Race can be a very uncomfortable thing to talk about. It is so uncomfortable for some conservative writers to talk about that they feel moved to call for everyone to stop talking by declaring racism dead. As vociferous as the outrage over Trayvon Martin's death has been, it's not really been a partisan story. The main national political angle has been over gun control -- Florida adopted Stand Your Ground after some efforts by the National Rifle Association -- but the heart of the story is a local one about race: whether a white Hispanic man was blinded by racist stereotypes and killed a black teenager, whether white law enforcement officers then looked the other way because of the race of the victim and shooter. Unlike some other national flare-ups involving race (the left's fixation on racist placards at Tea Party rallies in 2009, the right's fixation on alleged voter intimidation by New Black Panthers in 2010, or the Republican primary's fixation on birtherism in early 2011), no one in the Trayvon Martin case has been calling Republican politicians or Tea Partiers racist. But after President Obama briefly addressed the story last week, after a reporter asked him about it at a press conference, by saying, "If I had a son, he'd look like Trayvon," conservative pundits have seemed to sense that the Martin case is somehow benefiting liberals and Democrats who have been saying that, well, racism is still a problem in the United States of 2012. Conservatives must therefore argue that, no, it isn't. Racism is not even real.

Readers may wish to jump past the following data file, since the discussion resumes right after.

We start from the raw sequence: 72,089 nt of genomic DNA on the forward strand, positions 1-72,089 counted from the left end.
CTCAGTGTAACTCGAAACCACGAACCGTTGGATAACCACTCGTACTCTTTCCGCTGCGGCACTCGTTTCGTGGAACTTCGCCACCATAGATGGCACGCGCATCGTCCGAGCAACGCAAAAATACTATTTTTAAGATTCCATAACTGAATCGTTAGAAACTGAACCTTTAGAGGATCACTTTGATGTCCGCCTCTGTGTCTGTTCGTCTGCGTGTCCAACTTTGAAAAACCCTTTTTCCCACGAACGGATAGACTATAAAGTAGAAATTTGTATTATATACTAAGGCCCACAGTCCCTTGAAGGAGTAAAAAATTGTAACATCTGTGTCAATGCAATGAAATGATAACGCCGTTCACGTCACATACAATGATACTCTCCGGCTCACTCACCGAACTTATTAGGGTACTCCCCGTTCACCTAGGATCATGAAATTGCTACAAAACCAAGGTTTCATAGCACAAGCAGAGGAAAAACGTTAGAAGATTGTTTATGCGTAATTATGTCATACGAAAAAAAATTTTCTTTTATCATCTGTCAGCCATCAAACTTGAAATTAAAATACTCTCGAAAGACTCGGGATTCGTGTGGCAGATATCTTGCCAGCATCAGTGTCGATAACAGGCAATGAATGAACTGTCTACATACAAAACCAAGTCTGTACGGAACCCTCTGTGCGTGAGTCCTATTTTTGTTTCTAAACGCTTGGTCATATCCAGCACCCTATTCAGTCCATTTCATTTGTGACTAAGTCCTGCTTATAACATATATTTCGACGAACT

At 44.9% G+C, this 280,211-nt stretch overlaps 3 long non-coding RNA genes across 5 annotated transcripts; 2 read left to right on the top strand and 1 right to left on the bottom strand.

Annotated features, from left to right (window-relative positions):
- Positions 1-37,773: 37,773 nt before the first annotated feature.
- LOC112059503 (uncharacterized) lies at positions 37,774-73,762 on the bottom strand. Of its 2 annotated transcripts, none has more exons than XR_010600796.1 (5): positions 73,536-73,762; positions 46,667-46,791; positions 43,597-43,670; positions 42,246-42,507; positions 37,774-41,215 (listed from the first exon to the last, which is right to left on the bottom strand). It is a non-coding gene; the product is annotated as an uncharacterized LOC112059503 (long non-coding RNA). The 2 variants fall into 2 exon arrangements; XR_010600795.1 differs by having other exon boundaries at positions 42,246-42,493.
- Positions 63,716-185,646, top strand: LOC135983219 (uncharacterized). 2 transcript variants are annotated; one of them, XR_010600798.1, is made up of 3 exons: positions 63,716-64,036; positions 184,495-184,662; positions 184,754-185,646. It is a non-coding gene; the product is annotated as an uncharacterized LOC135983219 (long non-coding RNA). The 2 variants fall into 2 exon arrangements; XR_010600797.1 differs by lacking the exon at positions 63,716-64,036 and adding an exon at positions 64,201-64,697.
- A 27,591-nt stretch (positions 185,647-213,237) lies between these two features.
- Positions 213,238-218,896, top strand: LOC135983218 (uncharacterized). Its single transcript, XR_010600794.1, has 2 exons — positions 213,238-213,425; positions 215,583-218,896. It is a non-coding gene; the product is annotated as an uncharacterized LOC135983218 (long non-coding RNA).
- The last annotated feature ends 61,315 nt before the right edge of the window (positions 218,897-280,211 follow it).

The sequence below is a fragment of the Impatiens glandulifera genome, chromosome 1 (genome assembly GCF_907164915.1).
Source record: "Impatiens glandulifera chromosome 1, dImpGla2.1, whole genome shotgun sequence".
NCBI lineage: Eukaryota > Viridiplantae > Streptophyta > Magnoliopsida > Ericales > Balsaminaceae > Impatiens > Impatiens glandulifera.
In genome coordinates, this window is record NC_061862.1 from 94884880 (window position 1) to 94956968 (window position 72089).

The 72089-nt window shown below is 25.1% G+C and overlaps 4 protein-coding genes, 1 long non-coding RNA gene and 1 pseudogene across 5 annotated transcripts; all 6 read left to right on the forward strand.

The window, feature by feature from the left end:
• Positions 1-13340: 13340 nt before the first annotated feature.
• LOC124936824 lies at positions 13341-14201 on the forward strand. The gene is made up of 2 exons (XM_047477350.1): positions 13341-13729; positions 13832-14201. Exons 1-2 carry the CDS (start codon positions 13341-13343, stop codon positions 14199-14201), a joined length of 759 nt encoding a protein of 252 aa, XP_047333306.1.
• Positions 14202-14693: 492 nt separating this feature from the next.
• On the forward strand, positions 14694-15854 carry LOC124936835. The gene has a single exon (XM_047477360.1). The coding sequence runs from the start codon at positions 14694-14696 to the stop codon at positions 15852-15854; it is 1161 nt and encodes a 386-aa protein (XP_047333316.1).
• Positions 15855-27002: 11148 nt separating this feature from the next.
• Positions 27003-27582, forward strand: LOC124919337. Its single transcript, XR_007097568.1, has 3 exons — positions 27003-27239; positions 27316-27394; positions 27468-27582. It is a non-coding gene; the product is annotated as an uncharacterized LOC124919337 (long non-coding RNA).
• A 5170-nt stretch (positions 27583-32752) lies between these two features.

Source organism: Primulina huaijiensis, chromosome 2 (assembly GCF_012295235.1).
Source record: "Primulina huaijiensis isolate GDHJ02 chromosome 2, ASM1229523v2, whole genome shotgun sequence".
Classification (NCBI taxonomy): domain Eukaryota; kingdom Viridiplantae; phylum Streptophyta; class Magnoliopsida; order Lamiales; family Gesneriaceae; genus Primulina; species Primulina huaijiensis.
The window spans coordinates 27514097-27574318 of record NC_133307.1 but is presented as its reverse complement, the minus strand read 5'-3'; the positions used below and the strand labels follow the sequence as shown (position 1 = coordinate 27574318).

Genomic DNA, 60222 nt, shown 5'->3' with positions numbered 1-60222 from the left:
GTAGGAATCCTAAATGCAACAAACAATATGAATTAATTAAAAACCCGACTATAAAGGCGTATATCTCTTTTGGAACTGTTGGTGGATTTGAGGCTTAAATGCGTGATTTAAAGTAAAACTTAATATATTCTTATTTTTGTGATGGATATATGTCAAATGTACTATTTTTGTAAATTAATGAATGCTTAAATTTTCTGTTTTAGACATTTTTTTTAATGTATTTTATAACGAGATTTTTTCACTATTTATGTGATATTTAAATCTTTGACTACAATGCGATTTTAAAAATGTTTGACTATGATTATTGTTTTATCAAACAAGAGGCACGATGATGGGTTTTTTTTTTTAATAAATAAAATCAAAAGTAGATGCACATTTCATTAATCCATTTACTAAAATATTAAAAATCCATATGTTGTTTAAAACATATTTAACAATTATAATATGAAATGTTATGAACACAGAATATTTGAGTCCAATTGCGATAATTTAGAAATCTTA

Not only is racism dead, the only people who think it still exists are liberals. "Increasingly, racism -- and more generally the division of our country into racial and ethnic interest groups -- is all the Democrats have. The rest of liberal/leftist ideology is disintegrating all around them, as fragile and illusory as the welfare state itself," writes Pajamas Media blogger Roger L. Simon. He should know, he asserts, since he was "an ex-civil rights worker (South Carolina, 1966)." Liberals keep pushing the notion that racism exists not because they oppose it but out of a "yearning for the halcyon days of the civil rights movement when we all could feel righteous (or self-righteous) for battling the likes of Bull Connors or George Wallace... What we see now is an attempt -- conscious or unconscious -- to generate racism by false accusation, literally to manufacture it." Out of thin air! This non-existent racism.